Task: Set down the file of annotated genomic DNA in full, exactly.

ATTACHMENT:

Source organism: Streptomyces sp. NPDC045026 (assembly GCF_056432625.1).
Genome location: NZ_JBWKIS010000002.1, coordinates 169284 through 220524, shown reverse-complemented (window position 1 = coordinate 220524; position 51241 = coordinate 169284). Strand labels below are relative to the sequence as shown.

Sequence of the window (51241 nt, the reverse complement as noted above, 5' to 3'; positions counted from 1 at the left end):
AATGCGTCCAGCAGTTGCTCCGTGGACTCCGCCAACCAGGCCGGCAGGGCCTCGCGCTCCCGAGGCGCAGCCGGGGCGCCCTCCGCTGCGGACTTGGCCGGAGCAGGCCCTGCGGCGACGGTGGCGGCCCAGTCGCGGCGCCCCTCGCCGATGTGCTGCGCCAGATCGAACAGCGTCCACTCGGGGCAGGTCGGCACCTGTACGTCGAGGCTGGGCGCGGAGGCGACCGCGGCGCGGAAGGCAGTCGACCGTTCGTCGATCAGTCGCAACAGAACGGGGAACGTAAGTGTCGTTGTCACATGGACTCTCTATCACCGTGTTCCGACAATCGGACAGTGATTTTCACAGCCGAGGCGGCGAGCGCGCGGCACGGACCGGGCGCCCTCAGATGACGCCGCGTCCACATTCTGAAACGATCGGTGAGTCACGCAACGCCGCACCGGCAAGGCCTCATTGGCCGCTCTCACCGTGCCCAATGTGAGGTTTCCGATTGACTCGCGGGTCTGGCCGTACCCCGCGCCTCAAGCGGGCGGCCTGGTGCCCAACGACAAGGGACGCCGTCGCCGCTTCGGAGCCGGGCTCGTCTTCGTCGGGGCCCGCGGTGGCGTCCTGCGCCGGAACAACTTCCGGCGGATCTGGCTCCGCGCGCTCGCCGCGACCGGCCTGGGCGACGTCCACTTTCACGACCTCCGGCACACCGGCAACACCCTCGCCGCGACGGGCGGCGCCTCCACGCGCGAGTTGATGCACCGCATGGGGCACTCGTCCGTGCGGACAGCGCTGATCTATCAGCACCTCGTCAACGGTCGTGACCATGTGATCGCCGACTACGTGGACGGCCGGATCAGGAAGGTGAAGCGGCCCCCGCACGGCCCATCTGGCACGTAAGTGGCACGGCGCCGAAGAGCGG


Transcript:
Source organism: Streptomyces sp. NPDC045026 (assembly GCF_056432625.1).
Genome location: NZ_JBWKIS010000002.1, coordinates 169284 through 220524, shown reverse-complemented (window position 1 = coordinate 220524; position 51241 = coordinate 169284). Strand labels below are relative to the sequence as shown.

Sequence of the window (51241 nt, the reverse complement as noted above, 5' to 3'; positions counted from 1 at the left end):
AATGCGTCCAGCAGTTGCTCCGTGGACTCCGCCAACCAGGCCGGCAGGGCCTCGCGCTCCCGAGGCGCAGCCGGGGCGCCCTCCGCTGCGGACTTGGCCGGAGCAGGCCCTGCGGCGACGGTGGCGGCCCAGTCGCGGCGCCCCTCGCCGATGTGCTGCGCCAGATCGAACAGCGTCCACTCGGGGCAGGTCGGCACCTGTACGTCGAGGCTGGGCGCGGAGGCGACCGCGGCGCGGAAGGCAGTCGACCGTTCGTCGATCAGTCGCAACAGAACGGGGAACGTAAGTGTCGTTGTCACATGGACTCTCTATCACCGTGTTCCGACAATCGGACAGTGATTTTCACAGCCGAGGCGGCGAGCGCGCGGCACGGACCGGGCGCCCTCAGATGACGCCGCGTCCACATTCTGAAACGATCGGTGAGTCACGCAACGCCGCACCGGCAAGGCCTCATTGGCCGCTCTCACCGTGCCCAATGTGAGGTTTCCGATTGACTCGCGGGTCTGGCCGTACCCCGCGCCTCAAGCGGGCGGCCTGGTGCCCAACGACAAGGGACGCCGTCGCCGCTTCGGAGCCGGGCTCGTCTTCGTCGGGGCCCGCGGTGGCGTCCTGCGCCGGAACAACTTCCGGCGGATCTGGCTCCGCGCGCTCGCCGCGACCGGCCTGGGCGACGTCCACTTTCACGACCTCCGGCACACCGGCAACACCCTCGCCGCGACGGGCGGCGCCTCCACGCGCGAGTTGATGCACCGCATGGGGCACTCGTCCGTGCGGACAGCGCTGATCTATCAGCACCTCGTCAACGGTCGTGACCATGTGATCGCCGACTACGTGGACGGCCGGATCAGGAAGGTGAAGCGGCCCCCGCACGGCCCATCTGGCACGTAAGTGGCACGGCGCCGAAGAGCGG